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Sri Lanka denies new video on war crimes

Sri Lanka today rejected as "baseless and unacceptable" a new documentary by Britain's Channel 4 suggesting the army executed the 12-year-old son of a guerrilla leader after he surrendered.

world Updated: Mar 15, 2012 17:18 IST

Sri Lanka on Thursday rejected as "baseless and unacceptable" a new documentary by Britain's Channel 4 suggesting the army executed the 12-year-old son of a guerrilla leader after he surrendered.

The British news channel broadcast an account from a forensic expert on Wednesday night who said that the son of Sri Lanka's slain ethnic Tamil rebel leader Velupillai Prabhakaran appeared to have been shot at close range.

"Sri Lanka's Killing Fields: War Crimes Unpunished" also claimed it had "damning new evidence" of abuses against civilians.

"The ministry categorically rejects the video as baseless and unacceptable," the defence ministry said adding that Channel 4 had aired the documentary to defame Sri Lanka during a session of the UN Human Rights Council in Geneva.

In June, Channel 4 aired a documentary containing videos which it said amounted to evidence of war crimes by Sri Lankan soldiers during their final offensive against the Liberation Tigers of Tamil Eelam (LTTE) in 2009.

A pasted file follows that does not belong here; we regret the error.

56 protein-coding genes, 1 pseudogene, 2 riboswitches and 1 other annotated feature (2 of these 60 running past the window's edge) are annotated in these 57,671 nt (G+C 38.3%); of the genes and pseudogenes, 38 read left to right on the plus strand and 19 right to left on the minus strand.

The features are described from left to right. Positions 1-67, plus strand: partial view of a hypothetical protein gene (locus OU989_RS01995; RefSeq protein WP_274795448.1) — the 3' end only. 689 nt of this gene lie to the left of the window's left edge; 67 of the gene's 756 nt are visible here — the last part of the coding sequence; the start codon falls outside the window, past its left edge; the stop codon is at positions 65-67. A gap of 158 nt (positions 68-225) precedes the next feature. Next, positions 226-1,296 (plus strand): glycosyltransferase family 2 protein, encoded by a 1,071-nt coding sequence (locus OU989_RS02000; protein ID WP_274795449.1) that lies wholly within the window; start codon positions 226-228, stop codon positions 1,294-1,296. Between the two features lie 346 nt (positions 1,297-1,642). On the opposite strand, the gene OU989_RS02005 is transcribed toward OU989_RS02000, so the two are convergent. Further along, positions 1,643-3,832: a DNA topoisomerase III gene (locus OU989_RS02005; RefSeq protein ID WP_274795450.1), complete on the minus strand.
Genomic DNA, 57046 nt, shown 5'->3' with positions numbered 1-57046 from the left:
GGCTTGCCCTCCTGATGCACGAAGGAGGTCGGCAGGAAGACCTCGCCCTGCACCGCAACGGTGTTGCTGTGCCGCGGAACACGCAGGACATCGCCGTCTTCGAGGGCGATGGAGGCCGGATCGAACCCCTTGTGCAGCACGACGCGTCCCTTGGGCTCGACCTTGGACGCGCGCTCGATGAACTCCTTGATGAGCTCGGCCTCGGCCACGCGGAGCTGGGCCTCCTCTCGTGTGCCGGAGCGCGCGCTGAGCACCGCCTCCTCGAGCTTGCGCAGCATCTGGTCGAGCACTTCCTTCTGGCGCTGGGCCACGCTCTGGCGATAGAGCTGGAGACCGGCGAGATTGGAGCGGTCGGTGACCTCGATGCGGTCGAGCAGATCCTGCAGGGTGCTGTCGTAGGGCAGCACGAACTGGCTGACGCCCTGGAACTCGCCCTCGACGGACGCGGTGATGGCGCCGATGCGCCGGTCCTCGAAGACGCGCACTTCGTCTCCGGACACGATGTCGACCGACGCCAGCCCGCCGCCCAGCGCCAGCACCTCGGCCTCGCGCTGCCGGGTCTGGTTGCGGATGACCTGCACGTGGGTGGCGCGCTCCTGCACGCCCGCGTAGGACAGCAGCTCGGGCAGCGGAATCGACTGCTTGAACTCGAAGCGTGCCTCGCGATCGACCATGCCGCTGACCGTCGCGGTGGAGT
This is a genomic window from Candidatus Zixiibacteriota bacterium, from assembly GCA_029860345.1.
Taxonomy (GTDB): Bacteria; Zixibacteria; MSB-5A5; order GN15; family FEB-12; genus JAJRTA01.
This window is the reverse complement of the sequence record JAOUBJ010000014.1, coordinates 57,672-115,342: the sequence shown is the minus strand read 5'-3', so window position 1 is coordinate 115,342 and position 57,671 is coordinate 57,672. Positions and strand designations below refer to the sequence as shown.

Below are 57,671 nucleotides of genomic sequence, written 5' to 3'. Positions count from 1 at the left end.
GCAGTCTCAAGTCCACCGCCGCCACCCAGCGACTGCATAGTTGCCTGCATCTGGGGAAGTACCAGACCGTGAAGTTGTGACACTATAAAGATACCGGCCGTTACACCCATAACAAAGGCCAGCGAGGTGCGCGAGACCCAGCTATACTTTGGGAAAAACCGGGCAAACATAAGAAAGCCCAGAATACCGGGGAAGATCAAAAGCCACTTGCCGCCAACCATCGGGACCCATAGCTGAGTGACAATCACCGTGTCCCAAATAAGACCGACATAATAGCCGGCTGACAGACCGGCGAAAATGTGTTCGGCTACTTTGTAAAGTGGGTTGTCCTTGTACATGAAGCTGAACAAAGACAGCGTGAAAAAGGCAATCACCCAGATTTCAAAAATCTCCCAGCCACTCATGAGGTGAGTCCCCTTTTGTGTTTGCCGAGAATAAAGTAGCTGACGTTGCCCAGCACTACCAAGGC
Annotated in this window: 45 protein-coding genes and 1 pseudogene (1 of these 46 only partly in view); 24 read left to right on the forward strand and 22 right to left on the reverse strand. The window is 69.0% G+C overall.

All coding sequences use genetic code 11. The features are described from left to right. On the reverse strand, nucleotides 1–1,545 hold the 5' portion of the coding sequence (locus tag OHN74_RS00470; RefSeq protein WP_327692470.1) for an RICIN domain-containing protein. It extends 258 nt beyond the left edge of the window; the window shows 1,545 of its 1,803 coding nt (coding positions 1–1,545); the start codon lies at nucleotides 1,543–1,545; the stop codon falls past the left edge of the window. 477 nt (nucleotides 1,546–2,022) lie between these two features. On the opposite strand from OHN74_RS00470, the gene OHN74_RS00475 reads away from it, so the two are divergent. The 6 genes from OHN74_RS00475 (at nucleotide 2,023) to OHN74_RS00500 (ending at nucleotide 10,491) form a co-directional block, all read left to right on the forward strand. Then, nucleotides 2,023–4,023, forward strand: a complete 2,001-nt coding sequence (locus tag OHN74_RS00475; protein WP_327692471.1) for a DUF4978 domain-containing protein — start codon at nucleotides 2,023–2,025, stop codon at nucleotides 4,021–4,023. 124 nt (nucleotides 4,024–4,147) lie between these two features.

Prabhakaran, the head of the LTTE, was killed at the end of an army offensive against the brutal rebel group which ended a 37-year-old separatist war estimated to have cost up to 100,000 lives.

Human rights organisations have said that up to 40,000 civilians perished in the final months of fighting in 2009 during which the Sri Lankan army is accused of shelling populated areas as well as hospitals and refugee camps.

The government's own probe last year acknowledged that civilians had been killed, but said it was not due to any action by the security forces.

State Department spokeswoman Victoria Nuland said the US could not authenticate the Channel 4 video, but added: "As we stated many, many times, we are deeply concerned about allegations of international human rights law and human rights violations in Sri Lanka."